My New Year’s Resolution lasted exactly twelve hours and thirty-seven minutes. A new record. All because I didn’t bother asking for any help.
Doesn’t really matter what my resolution was. Nothing major or life-altering. I’ve learned my lesson in that regard. There is a rule for making resolutions, and that is to keep them small. Manageable. I’ve tried the big resolutions, the ones that promise to change you and change you well, but the result was always still the same. “Shoot for the moon,” the expression goes. Because even if you miss, you’ll land among the stars. While that aphorism is inspiring, it isn’t very realistic. Most times you’ll miss the moon and the stars and crash somewhere in the desert.
Trust me. I know.
Still, I like the thought of bettering oneself. Of fixing the broken things in us and changing our outlook or our place in life. And that’s what resolutions are for. It is, perhaps, the only time of the year some people take an honest look at themselves: what is wrong? What will make me a better person?
And this, the big one: what should I change?
My resolution involved change. A change of behavior and habit that, while harming no one but me and even then only slightly, proved too difficult for me to do. And that’s frustrating. If I can’t even change one small thing about me, what can I change?
In a word, nothing. Me, you, the nice folks down the road, we’re all the same. We’re fallen creatures in need of a great amount of help. And without that help, we can do nothing.
Six years ago found me at a crossroads in my life. I was sick, both within and without. Ready to find the nearest tall building so I could make a slow trip up and a fast trip down. The problem? Well, the problem was that I was thirty years old and still suffering from the same problem I was at sixteen. I was tired of ignoring it, and more tired of fighting it. Every year I would vow a change, and every day after would prove that change wouldn’t be coming.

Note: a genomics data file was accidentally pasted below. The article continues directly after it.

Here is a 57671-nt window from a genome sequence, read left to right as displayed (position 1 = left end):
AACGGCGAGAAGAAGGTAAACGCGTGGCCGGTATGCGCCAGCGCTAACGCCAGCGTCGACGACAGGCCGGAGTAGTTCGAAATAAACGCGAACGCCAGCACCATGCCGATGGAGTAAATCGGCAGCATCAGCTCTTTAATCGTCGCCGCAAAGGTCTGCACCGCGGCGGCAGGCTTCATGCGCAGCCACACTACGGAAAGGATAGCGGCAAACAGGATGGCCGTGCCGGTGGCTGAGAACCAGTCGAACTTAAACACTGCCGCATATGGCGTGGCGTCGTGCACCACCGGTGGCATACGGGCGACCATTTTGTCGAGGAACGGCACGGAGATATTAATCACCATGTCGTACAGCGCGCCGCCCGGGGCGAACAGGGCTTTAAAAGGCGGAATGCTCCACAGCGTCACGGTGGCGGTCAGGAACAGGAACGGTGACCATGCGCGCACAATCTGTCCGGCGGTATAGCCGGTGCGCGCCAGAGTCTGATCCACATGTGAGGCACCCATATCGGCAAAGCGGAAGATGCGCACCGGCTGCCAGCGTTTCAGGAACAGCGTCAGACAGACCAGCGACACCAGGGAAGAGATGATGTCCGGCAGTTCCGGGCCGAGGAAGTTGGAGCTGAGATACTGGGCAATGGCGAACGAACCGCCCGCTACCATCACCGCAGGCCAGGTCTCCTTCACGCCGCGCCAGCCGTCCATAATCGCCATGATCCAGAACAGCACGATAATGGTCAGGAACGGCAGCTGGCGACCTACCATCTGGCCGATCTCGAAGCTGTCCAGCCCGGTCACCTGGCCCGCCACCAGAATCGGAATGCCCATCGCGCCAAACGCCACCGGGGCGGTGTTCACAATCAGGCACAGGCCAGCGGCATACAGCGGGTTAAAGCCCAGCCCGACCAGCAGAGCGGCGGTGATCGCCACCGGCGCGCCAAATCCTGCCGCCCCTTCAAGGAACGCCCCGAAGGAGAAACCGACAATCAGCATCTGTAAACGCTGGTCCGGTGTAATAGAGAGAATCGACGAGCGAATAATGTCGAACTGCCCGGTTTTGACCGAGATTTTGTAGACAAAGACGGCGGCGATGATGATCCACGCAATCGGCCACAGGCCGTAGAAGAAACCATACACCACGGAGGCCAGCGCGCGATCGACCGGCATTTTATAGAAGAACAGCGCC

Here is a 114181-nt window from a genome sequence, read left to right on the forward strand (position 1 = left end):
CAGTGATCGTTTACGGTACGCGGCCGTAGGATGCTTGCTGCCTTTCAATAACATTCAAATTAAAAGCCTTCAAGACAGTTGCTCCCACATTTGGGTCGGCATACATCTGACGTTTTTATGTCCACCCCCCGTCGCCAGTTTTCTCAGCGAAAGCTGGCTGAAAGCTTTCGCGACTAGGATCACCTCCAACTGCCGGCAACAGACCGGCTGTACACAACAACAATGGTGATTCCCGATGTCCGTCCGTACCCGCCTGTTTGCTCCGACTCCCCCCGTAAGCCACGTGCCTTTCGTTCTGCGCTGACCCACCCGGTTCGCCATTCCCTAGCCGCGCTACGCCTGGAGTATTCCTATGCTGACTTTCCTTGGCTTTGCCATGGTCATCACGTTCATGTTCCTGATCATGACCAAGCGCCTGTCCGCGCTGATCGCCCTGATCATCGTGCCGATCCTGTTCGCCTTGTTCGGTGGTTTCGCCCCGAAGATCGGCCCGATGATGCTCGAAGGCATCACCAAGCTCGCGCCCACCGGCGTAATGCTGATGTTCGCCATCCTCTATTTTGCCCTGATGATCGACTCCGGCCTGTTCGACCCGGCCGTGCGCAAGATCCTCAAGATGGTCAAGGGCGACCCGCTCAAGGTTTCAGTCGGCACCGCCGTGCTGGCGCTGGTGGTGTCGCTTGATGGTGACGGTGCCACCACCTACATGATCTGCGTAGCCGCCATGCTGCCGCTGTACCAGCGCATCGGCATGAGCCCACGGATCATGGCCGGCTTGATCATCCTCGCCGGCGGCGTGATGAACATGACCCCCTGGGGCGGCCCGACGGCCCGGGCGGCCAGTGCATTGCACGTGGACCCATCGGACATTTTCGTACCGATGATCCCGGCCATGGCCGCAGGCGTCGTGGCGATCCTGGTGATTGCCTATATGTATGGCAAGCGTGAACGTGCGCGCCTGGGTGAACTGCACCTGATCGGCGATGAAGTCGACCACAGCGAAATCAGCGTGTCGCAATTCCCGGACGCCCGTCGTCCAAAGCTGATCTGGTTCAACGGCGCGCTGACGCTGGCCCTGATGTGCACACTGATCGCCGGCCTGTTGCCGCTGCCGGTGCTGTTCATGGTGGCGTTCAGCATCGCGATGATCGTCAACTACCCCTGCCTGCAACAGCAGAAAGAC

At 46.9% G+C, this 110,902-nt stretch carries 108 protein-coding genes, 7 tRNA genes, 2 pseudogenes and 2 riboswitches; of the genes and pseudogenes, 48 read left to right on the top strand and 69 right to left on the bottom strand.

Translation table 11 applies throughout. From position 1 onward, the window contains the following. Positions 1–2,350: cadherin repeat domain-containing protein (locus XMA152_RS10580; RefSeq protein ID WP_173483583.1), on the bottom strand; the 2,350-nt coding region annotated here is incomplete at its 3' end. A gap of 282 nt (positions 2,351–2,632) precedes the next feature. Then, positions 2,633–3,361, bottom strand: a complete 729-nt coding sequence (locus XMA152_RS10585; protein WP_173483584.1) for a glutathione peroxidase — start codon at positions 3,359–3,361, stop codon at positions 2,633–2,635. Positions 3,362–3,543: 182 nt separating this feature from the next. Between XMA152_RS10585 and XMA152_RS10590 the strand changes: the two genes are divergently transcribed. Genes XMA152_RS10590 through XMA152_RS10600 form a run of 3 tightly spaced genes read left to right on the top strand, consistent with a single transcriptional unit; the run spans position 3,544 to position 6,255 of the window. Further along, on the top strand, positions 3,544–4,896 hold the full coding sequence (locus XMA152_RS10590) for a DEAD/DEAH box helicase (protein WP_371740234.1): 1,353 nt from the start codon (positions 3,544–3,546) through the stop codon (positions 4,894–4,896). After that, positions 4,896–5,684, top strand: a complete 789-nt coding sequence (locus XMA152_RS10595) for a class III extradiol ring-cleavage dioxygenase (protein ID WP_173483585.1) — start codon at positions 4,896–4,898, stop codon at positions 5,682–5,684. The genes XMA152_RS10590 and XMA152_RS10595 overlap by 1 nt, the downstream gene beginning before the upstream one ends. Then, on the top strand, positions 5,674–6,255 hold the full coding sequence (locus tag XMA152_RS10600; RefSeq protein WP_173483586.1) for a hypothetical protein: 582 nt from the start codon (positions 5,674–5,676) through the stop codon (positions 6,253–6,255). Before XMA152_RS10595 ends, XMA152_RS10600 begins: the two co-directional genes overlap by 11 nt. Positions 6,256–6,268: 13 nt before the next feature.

Help finally came by the counselor at church, so sat me down on one snowy day in March and told me four things.
One was that God was the only one who could change me.
Two was that God would only change me if I asked Him.
Three was that I would only ask Him if I was truly ready to change.
And four was that I would only be truly ready when the pain of staying the same was greater than the pain of changing.
I’d waited my whole life to hear those words.
I think we all want to change something about us. But it’s hard, isn’t it? Hard because change hurts. It’s work. Tough, sweaty labor that leaves us weak and exhausted. It’s easy to give up. Easy to put things off until tomorrow or next week or next year. Because let’s face it, the pain of changing is often a lot worse than the pain of staying the same.
But we aren’t called to stay the same, are we?
We are called to become more. More than we know or dream. More than we can do on our own. So don’t be afraid to ask for a little help to change, whether that help comes from a friend, a counselor, or prayer. There isn’t anyone alive who doesn’t need an ear to whisper to, a shoulder to cry on, or a pair of arms to rest in. Everyone needs help from time to time. Even God needs two mountains to make a valley.